Paxlovid (nirmatrelvir tablets co-packaged with ritonavir tablets) continues to be recommended for early stage treatment of mild to moderate COVID-19 among individuals at high risk of progression to severe disease, despite reports of COVID-19 rebound, according to a health advisory issued by the Centers for Disease Control and Prevention (CDC).

The antiviral agent, which was authorized for emergency use by the Food and Drug Administration (FDA) in December 2021, consists of nirmatrelvir, a SARS-CoV-2 main protease inhibitor, and ritonavir, a HIV-1 protease inhibitor and CYP3A inhibitor.

Recent case reports suggest that some patients treated with Paxlovid may have a recurrence of COVID-19 symptoms 2 to 8 days after completing the 5-day course of treatment. In these cases, patients had tested negative for COVID-19 following treatment and then subsequently tested positive. Both the illness and the positive test results resolved on average 3 days later without the need for additional treatment.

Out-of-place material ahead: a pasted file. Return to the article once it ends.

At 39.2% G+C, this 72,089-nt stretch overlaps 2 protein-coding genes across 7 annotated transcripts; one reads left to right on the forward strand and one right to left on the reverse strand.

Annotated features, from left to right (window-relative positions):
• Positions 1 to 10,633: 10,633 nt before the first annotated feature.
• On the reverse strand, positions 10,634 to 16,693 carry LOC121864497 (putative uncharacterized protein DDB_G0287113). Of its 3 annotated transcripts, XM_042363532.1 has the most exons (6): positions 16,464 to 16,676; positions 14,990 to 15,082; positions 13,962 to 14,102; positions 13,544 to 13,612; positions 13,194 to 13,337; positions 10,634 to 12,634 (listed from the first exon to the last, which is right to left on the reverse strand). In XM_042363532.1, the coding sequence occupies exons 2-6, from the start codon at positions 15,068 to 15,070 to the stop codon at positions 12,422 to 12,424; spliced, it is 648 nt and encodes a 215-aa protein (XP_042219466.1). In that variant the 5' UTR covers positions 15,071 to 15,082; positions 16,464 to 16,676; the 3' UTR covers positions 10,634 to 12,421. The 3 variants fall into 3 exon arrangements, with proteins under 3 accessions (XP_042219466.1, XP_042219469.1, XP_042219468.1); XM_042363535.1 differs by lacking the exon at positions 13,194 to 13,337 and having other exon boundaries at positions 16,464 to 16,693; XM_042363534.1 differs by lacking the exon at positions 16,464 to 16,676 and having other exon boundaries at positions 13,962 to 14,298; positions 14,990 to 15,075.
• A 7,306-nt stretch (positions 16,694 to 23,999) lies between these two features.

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According to the CDC, “a brief return of symptoms may be part of the natural history of SARS-CoV-2 infection in some persons, independent of treatment with Paxlovid and regardless of vaccination status.” Based on information from case reports, the recurrence of COVID-19 was not attributed to SARS-CoV-2 reinfection or the development of resistance to Paxlovid.

Currently, there is no evidence to indicate that additional treatment for COVID-19 is needed for patients who experience COVID-19 rebound after Paxlovid treatment; monitoring continues to be the most appropriate management. Patients should be advised to take precautions to prevent further transmission. In cases where rebound symptoms persist or worsen, clinical evaluation should be considered.

Health care providers are also encouraged to report cases of COVID-19 rebound to Pfizer and to the FDA’s MedWatch. The Paxlovid fact sheet for health care providers can be found here.


COVID-19 rebound after Paxlovid treatment. CDC Health Alert Network. Accessed May 24, 2022.

This article originally appeared on MPR